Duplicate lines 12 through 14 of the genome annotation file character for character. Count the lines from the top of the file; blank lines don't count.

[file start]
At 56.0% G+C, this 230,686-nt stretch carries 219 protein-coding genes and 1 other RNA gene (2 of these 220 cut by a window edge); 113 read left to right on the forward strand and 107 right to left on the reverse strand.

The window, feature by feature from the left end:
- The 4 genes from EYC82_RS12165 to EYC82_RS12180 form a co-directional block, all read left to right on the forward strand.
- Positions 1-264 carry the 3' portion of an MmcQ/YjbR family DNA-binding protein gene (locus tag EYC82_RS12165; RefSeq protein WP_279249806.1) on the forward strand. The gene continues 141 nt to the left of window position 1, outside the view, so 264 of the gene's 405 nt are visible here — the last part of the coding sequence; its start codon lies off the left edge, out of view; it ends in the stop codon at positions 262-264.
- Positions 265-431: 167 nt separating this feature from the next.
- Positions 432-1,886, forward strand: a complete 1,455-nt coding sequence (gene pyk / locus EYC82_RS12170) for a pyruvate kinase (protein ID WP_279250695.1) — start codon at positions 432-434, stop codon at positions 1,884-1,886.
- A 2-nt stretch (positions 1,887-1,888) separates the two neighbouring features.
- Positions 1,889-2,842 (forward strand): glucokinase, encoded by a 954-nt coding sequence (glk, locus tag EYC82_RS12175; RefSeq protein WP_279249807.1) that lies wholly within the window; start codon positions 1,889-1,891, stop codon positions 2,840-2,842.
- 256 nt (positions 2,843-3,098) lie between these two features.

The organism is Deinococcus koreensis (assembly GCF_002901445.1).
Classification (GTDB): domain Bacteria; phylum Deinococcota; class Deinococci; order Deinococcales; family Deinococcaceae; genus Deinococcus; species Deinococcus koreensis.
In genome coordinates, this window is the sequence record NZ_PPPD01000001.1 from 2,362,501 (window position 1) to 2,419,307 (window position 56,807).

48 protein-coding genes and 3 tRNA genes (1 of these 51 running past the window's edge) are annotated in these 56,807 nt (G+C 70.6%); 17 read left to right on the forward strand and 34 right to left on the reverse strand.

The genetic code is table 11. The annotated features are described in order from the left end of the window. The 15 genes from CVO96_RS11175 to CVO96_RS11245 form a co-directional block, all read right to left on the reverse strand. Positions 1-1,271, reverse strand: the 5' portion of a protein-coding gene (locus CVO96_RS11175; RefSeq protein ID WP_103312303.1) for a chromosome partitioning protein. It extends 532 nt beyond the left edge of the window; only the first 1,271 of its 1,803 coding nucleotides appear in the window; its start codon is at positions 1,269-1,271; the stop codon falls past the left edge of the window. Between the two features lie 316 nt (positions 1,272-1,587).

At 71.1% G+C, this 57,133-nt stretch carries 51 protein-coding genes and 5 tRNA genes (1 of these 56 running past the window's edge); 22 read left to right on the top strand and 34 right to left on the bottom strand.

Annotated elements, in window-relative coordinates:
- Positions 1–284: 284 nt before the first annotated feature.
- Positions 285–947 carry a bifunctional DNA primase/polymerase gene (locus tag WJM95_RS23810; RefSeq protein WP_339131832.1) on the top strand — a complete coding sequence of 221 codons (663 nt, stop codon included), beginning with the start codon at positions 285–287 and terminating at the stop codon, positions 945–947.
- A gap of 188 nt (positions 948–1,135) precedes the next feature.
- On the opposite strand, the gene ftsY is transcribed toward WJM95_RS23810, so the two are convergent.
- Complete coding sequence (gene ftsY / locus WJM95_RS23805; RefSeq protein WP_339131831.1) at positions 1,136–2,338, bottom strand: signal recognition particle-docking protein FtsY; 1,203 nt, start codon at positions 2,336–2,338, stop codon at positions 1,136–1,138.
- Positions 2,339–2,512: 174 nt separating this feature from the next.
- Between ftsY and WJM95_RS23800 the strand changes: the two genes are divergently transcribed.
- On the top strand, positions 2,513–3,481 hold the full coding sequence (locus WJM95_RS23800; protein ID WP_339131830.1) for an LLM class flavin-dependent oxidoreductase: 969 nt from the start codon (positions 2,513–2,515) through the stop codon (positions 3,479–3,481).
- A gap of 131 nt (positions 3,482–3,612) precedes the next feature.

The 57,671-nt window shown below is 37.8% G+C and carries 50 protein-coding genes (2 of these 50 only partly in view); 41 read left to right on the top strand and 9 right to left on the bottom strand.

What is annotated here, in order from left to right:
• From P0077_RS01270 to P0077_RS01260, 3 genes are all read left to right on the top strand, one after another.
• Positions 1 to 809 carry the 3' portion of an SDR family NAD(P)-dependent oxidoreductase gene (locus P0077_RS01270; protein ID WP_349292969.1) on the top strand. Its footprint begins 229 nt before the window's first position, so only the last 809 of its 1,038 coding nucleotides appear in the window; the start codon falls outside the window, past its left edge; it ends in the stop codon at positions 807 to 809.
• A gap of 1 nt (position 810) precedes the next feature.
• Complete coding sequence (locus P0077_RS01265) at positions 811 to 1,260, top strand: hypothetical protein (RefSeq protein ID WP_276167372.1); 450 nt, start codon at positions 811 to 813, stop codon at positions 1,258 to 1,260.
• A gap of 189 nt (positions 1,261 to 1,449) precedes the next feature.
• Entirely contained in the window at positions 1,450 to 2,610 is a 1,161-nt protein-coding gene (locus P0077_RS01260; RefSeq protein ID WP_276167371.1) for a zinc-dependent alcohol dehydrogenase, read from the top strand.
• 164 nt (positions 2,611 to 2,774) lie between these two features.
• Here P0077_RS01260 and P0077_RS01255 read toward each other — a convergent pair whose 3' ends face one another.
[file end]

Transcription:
In genome coordinates, this window is the sequence record NZ_PPPD01000001.1 from 2,362,501 (window position 1) to 2,419,307 (window position 56,807).

48 protein-coding genes and 3 tRNA genes (1 of these 51 running past the window's edge) are annotated in these 56,807 nt (G+C 70.6%); 17 read left to right on the forward strand and 34 right to left on the reverse strand.

The genetic code is table 11. The annotated features are described in order from the left end of the window. The 15 genes from CVO96_RS11175 to CVO96_RS11245 form a co-directional block, all read right to left on the reverse strand. Positions 1-1,271, reverse strand: the 5' portion of a protein-coding gene (locus CVO96_RS11175; RefSeq protein ID WP_103312303.1) for a chromosome partitioning protein. It extends 532 nt beyond the left edge of the window; only the first 1,271 of its 1,803 coding nucleotides appear in the window; its start codon is at positions 1,269-1,271; the stop codon falls past the left edge of the window. Between the two features lie 316 nt (positions 1,272-1,587).